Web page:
FAQs about child & adolescent psychoanalysis

questionsHere are some commonly asked questions about child and adolescent psychoanalysis, including the role of the parents, what is a psychoanalyst, scientific studies, costs, what to expect and medication.



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Q. What is child and adolescent psychoanalysis?

Psychoanalysis is a form of intensive psychotherapy conducted four or five times a week in appointments lasting 45 or 50 minutes. The goal of child or adolescent psychoanalysis is to restore a troubled child to the path of healthy, progressive development. This treatment is not a “quick fix.” Instead, it helps the child/adolescent overcome troubles and delays while building deep, long lasting strength and resilience.

In the analyst’s room younger children can play with toys such as puppets, animals, toy cars and houses or draw, paint, or model with clay, as they talk. Play, activity, and words are all ways children express their inner world. Adolescents usually just talk.

Whatever activity or kind of verbal expression the child chooses, the analyst observes, listens, and works to understand and share this understanding. Often the child or adolescent finds quick relief from the acute anxiety and symptoms. Further growth comes as the analyst is able to help the children and adolescents verbalize their problems in a way that they were incapable of doing on their own. Exploring the relationship with the psychoanalyst and its similarity to important family relationships can free the child from reactivity and allow more intentional, self-directed action and growth.

Q. What is the role of parents?

Parents are, of course, the most important adults in a child and adolescent’s life. That centrality is key during psychoanalytic treatment. Regular communication between the psychoanalyst and parents (or other responsible adults) is essential. In the case of an adolescent, ongoing regular contact between parent(s) and psychoanalyst may or may not occur, depending on the individual situation.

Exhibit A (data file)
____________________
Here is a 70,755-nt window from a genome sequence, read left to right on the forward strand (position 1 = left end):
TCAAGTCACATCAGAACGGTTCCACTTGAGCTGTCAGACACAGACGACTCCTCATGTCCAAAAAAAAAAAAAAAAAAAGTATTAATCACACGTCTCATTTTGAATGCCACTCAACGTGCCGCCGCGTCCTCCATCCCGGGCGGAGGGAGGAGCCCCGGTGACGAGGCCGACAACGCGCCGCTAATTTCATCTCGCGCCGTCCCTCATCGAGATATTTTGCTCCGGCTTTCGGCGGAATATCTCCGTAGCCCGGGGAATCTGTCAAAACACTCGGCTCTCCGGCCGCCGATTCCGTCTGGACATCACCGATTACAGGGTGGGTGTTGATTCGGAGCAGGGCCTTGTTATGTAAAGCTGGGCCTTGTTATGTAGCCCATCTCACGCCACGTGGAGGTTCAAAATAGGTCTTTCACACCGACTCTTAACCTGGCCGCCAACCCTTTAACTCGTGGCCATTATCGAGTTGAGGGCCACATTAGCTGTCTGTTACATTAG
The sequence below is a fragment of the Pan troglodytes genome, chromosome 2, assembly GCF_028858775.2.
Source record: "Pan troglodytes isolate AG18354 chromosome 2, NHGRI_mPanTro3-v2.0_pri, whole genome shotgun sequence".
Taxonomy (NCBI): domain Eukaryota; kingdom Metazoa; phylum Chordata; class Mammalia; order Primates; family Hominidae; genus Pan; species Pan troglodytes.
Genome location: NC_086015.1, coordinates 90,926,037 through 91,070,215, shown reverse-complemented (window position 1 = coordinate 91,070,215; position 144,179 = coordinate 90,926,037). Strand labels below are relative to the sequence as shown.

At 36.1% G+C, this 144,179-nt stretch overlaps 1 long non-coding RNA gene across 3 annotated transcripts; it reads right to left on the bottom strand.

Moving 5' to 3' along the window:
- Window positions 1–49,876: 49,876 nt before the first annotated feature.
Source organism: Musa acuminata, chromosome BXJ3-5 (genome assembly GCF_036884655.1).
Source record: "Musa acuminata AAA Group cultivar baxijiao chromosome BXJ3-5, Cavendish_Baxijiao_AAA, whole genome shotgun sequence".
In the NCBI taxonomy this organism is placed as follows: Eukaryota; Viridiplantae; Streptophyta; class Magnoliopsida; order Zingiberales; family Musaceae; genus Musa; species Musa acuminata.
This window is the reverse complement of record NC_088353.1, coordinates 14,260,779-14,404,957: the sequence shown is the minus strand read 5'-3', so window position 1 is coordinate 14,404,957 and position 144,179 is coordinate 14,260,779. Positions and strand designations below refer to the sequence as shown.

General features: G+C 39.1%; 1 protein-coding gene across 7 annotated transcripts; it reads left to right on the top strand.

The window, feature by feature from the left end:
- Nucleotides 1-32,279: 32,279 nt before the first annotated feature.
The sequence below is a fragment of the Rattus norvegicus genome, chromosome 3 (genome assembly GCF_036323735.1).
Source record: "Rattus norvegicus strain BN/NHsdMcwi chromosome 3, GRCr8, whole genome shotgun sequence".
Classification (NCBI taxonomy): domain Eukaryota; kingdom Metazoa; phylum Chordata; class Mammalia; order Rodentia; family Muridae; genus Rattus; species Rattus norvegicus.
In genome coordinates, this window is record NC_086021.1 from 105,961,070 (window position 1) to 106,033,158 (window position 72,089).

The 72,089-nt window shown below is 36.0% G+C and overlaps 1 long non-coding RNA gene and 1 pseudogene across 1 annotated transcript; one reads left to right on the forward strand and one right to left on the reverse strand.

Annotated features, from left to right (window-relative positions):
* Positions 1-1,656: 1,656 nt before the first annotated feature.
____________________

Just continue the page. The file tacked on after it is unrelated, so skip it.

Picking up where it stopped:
Q. What (or who) is a child and adolescent psychoanalyst?

Child and adolescent psychoanalysts are highly trained and experienced mental health professionals. In addition to prior education and training, psychoanalysts have subsequently completed additional years of education and training at a psychoanalytic institute approved by The American Psychoanalytic Association. That education includes academic seminars, a personal analysis, and supervision of the psychoanalytic treatment of adults and children by an experienced psychoanalyst.

Q. Are there any scientific studies that demonstrate the success of child psychoanalysis?

Among the growing number of studies, a landmark study of 763 youth treated with intensive and non-intensive therapy was conducted at The Anna Freud Centre in London in collaboration with the Yale Child Study Center. For children with severe emotional disorders, researchers found intensive treatment over a long period of time was more effective than shorter therapies, or a combination of therapy and medications.

Q. Why does it cost so much? How can I afford it?

Psychoanalysis does require an important investment of money and time. Because of the commitment involved, many child and adolescent psychoanalysts modify their fees. Affordable psychoanalysis is also available through all training Institutes affiliated with the American Psychoanalytic Association.

Q. What is the difference between psychoanalysis and other forms of psychotherapy?

Psychoanalytic psychotherapy is similar to psychoanalysis, but is less intensive and more focused on immediate situations, not deeper change. Cognitive therapy works with the patient’s rational thought patterns on resolving particular symptoms. Behavioral therapies seek to modify behavior with rewards and/or consequences. In contrast, psychoanalysis works by uncovering the sources of the child or adolescent’s difficulties in their emotional, cognitive, and behavioral histories, finding new, healthy solutions to these deep problems, and integrating these solutions into the patient’s life story.